Which Aussie kids are at higher risk of tooth decay?

The incidence of tooth decay in children – up to 6 years of age – has been steadily increasing since 2000, according to the 2015 report on oral health and dental care in Australia (released by the Australian Institute of Health and Welfare, Canberra). The report presented key facts and figures, drawn from annual data collected in Australia since 1977.

The most recent statistical data, presented in the report, indicate that 55% of 6 year olds had had tooth decay in their baby teeth. While 48% of 12 year olds had had it in their permanent teeth.

So what are the high risk factors that jeopardise our kids’ oral health? According to the American Academy of Pediatrics (AAP), there are a number of risk and protective factors (as well as clinical findings) that need to be assessed, in order to determine if a child is at low or high risk for tooth decay or caries.

The caries risk, in order of priority, includes the following risk factors:

  • The mother or main caregiver has had ongoing decay in the last year.
  • The mother or primary caregiver does not have a dentist.
  • The child continually uses a bottle or sippy cup with drinks (e.g. soft drinks or juice) other than water.
  • Frequent snacking on refined carbohydrates and high-sugar foods.
  • Special health care needs.

The protective factors that can lower the caries risk of a child:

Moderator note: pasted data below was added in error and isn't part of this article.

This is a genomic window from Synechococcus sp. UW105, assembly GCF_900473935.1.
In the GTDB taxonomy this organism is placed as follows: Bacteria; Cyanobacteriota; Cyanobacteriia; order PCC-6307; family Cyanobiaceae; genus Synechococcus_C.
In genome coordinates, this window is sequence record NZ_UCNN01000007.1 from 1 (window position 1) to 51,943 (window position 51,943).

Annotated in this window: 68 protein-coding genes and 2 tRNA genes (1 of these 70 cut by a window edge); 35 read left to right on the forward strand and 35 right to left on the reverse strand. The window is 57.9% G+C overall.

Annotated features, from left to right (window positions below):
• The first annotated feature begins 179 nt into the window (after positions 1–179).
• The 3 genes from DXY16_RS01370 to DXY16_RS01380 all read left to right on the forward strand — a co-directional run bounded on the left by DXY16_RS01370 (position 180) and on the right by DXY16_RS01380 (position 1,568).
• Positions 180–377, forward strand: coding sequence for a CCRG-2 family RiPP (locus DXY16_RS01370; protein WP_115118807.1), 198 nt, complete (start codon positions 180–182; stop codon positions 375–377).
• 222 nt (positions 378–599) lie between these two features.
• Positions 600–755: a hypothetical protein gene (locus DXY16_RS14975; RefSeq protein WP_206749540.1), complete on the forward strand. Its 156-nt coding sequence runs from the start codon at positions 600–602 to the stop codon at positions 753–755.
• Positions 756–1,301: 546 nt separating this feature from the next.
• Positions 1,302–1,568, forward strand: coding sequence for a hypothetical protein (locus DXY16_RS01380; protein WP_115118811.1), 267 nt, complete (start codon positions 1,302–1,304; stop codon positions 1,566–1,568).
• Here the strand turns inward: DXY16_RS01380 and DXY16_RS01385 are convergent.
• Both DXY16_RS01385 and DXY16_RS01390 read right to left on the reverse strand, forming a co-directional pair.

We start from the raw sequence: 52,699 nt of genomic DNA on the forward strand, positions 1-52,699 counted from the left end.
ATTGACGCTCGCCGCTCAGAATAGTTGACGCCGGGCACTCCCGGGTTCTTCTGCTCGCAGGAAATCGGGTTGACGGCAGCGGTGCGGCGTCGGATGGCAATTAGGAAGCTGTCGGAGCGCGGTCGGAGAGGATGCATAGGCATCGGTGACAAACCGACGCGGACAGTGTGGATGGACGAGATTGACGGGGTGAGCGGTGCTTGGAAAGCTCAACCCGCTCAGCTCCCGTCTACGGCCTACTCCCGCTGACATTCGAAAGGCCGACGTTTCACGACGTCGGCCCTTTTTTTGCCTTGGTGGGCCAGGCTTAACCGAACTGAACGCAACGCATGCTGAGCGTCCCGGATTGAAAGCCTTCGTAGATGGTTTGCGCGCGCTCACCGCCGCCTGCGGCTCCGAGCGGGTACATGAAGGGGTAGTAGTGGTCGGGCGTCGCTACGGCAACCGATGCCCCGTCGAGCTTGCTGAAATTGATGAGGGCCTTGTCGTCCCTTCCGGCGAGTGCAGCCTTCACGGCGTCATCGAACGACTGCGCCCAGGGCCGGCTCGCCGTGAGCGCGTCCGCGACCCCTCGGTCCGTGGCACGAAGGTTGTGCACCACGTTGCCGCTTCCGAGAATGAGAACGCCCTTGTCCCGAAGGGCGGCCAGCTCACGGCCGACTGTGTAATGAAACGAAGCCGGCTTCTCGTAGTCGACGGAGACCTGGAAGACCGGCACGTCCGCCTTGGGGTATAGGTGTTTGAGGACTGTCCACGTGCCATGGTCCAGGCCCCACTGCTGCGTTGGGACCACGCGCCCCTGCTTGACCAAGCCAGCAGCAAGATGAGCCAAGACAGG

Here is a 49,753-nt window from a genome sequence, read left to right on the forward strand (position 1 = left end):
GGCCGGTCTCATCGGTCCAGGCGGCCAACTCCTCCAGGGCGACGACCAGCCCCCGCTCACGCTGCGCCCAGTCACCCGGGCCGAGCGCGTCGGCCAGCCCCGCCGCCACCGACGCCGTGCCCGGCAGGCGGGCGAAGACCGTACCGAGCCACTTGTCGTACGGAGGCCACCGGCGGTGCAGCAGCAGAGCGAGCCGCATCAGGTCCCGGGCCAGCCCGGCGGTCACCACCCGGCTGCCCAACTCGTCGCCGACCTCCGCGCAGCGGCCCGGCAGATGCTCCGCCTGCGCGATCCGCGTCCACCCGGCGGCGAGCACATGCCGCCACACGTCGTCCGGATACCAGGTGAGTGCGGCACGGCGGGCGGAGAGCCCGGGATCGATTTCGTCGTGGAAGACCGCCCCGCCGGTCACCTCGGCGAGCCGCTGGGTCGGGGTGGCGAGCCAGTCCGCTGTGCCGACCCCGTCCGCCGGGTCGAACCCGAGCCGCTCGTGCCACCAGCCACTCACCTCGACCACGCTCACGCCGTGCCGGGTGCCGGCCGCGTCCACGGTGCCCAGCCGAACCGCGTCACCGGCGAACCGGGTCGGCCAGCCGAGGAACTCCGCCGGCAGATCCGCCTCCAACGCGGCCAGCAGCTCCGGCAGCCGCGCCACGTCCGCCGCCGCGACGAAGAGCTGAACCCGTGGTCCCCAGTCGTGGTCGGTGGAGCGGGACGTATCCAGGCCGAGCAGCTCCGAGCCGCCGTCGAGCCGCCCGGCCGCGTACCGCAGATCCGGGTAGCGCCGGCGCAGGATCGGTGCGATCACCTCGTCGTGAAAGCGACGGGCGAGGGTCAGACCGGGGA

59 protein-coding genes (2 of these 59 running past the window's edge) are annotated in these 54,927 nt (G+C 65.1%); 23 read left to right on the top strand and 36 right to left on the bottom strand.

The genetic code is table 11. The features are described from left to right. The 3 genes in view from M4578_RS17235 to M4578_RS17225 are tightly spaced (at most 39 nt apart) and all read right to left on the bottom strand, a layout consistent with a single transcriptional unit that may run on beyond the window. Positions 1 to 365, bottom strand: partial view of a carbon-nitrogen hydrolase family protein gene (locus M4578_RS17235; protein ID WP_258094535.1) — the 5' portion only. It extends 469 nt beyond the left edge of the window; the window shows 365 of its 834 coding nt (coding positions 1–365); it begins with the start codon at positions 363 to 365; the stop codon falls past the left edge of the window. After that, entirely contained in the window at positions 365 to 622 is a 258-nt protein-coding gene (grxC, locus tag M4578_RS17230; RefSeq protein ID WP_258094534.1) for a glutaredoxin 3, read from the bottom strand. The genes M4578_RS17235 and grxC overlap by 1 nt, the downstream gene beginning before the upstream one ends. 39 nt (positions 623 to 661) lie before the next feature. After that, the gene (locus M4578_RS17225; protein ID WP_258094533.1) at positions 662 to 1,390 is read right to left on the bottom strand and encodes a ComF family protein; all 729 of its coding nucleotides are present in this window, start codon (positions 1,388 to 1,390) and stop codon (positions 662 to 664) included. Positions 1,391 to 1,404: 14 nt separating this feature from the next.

• An existing dental home (this means the child has the same dentist to care for and manage their oral health over a long term period).
  • Fluoridated water intake or fluoride supplements.
  • Fluoride varnish treatment within the last 6 months.
  • Brushing teeth twice daily.

Dentists can also identify high risk factors from the following clinical findings, (in order of priority):

  • White spots or visible decalcifications in the previous 12 months.
  • Visible tooth decay.
  • Presence of tooth restorations (e.g. fillings).
  • Visible accumulation of plaque.
  • Gingivitis – symptoms include gum bleeding, swelling and/or redness.
  • Health and presence of all teeth.

If your child (or one you know) is at high risk, then referral to a dentist, with follow-up dental care, is essential. And by ensuring that the high-risk factors are eliminated and the protective factors are practiced at home, you can give your child the best start to life-long oral health.